In short Modern SPA (Single Page Application), frameworks can add drawbacks to a team’s workflows. You suddenly need to build an API, deal with API versioning, and handle CORS, and all that, while maintaining different applications at the same time. Inertia.js allows building modern SPAs without most of those drawbacks, easily integrating with our backend framework of choice (Laravel or Ruby on Rails).
And the answer is no. But it does offer an adapter for Laravel. But if you instead prefer something like React, Vue, or Svelte, that works as well. Inertia is not dependent on anyone’s technology, which here is Laravel and Ruby on Rails, but that being said, if you are a Laravel user, you’re going to feel right at home here.
Now you can think of Inertia, not as a replacement for React, or it’s not a big framework on top of Vue. It’s really in many ways, just a routing library that connects a server-side framework like Laravel to a client-side framework like React.
Inertia is the intermediate layer that connects your service-side framework to your client-side framework. Inertia does this via adapters. In the current scenario, there are three official client-side connectors (React, Vue, and Svelte) and two server-side connectors (Laravel and Rails).And the great thing is when you implement this, it allows you to continue using traditional controllers, routing, middleware, authentication, authorization, restrictions, and redirections. Even if you’re building a single-page application, all of that stuff remains unchanged. Moreover, what this translates to is, if you use Inertia, then no, you don’t need to build an API, you don’t need to use OAuth. And also, you are not required to use multiple repositories for your API and your client-side application. Instead, you’re building a traditional, but a modern monolith. It’s all contained within a single application.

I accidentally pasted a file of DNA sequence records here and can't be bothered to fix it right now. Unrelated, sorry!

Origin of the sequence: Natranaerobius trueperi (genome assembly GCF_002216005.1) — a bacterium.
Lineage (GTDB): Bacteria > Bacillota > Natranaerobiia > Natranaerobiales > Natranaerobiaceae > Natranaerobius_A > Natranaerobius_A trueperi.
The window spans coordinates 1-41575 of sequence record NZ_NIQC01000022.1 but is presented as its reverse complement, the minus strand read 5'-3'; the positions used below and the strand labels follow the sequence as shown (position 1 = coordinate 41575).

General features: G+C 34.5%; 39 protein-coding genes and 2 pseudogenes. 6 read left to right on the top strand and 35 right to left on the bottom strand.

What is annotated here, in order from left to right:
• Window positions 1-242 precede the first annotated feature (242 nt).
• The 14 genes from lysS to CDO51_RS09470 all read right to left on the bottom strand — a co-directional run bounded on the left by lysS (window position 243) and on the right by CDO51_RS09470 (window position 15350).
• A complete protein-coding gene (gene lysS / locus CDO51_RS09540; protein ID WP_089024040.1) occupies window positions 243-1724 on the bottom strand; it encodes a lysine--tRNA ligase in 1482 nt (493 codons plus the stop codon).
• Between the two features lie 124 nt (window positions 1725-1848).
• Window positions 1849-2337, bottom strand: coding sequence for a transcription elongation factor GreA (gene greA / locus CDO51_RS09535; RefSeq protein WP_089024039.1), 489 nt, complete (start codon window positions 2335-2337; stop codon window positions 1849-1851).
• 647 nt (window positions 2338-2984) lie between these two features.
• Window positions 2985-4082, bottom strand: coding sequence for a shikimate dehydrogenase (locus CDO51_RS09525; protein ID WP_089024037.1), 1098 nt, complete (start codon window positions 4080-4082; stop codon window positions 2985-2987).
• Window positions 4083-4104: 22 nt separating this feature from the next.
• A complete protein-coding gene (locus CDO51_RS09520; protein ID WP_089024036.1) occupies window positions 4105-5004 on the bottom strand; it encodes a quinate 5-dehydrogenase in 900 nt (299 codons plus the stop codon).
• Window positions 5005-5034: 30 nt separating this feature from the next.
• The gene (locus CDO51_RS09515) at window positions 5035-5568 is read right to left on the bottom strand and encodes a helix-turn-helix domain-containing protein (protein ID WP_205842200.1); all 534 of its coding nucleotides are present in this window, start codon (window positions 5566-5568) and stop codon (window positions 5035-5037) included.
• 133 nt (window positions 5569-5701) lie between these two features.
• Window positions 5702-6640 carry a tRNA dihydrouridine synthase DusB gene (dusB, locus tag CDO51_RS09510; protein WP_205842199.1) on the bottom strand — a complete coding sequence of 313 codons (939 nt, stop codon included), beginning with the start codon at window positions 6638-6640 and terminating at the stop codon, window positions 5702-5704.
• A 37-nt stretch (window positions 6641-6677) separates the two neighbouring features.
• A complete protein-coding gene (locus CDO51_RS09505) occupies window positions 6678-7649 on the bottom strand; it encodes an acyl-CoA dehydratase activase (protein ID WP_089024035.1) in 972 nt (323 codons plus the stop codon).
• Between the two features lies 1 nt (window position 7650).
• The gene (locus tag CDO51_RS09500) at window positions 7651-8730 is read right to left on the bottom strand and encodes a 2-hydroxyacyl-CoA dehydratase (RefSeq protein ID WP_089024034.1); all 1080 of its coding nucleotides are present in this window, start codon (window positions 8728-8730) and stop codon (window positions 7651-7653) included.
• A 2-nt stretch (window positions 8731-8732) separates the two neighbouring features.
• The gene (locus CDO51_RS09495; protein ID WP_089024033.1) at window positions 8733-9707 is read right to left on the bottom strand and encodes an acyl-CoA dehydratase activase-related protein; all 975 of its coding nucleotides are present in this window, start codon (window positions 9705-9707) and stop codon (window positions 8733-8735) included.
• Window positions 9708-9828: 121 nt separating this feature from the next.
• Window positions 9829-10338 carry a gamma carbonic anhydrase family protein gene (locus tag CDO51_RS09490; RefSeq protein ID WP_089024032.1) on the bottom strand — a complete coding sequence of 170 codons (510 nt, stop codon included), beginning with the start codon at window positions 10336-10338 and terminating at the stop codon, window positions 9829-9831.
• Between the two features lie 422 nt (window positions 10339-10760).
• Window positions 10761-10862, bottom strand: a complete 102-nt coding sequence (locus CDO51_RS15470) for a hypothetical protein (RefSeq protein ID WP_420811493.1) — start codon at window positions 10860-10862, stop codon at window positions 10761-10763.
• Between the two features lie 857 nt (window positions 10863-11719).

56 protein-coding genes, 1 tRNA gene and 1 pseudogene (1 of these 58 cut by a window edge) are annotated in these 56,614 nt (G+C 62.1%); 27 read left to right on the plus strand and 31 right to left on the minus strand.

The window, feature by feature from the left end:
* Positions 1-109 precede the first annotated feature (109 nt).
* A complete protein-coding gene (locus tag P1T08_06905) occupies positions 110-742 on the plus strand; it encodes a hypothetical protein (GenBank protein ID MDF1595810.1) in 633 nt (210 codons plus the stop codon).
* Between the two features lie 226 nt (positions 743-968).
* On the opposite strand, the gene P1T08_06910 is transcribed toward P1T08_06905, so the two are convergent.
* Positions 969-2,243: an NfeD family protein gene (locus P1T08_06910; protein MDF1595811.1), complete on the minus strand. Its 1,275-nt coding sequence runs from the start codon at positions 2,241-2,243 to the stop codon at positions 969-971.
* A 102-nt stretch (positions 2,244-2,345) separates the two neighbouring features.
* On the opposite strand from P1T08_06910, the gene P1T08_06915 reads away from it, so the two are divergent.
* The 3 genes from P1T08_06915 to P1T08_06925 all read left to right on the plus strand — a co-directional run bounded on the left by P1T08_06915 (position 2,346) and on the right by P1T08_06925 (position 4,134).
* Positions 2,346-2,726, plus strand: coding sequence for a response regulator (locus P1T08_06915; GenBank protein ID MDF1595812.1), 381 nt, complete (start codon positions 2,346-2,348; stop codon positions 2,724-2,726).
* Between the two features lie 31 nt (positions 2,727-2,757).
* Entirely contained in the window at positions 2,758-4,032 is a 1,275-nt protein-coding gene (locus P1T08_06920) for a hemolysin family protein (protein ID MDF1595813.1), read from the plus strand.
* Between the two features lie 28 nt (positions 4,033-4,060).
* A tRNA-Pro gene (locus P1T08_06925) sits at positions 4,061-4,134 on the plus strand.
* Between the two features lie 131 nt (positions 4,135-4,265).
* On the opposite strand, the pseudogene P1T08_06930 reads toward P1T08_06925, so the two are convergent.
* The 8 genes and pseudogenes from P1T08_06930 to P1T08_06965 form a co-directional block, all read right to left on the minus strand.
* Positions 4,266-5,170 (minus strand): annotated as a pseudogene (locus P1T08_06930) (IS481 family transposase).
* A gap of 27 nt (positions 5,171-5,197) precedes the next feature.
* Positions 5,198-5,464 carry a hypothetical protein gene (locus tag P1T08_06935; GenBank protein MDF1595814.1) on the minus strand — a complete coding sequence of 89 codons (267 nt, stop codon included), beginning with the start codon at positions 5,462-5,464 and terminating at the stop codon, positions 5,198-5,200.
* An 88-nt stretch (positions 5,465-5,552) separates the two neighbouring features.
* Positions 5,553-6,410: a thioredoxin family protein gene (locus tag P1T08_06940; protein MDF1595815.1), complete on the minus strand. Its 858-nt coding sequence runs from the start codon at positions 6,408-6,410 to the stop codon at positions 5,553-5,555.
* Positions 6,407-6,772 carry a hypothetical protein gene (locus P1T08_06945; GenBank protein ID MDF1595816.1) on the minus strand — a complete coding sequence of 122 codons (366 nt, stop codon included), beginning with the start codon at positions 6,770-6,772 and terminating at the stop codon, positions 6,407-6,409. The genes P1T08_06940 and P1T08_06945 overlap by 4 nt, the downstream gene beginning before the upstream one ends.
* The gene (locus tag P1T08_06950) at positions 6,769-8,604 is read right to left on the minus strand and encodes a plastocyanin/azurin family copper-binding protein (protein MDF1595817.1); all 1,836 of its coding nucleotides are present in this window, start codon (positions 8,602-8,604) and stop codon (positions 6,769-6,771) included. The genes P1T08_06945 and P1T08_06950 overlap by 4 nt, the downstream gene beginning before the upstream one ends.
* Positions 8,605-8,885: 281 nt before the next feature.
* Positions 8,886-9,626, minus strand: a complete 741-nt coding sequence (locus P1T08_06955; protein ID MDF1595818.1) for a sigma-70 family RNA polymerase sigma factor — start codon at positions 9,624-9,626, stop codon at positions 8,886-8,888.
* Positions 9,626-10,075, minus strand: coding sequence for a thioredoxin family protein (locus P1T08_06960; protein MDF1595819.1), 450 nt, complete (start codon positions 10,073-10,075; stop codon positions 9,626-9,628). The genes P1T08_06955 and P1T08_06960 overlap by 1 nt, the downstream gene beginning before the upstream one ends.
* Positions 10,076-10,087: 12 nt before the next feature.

The Laravel application structure is the design of folders, sub-folders, and documents accessible in the project.
In the app folder, we can locate controllers, model, middleware, exceptions, and providers. So notice if we click on a link, we make an AJAX request that directly hits on the Laravel controller. A middleware is liable for taking an Inertia response from the controller and serializing it in a manner so it tells the front which pages of the component ought to be rendered. Now, if we make a request it is sent to the controller which then calls the model to fetch data from the database. The process moves ahead after the model answers the request by sending the data back to the controller. Here onwards Inertia comes into play, A middleware is liable for taking an Inertia response from the controller and serializing it in a manner with the goal that it tells the frontend which pages component ought to be rendered. Inertia renders js files present in the resources folder of the Laravel application structure. Finally, the content present in the js file is accessible to the user.
We notice the advantage here is that you only have to load your basic assets once. You’re not refreshing the CSS, the scripts, and the footer for every single page request like you traditionally would with a standard service-side app. And that results in boosting your application performance.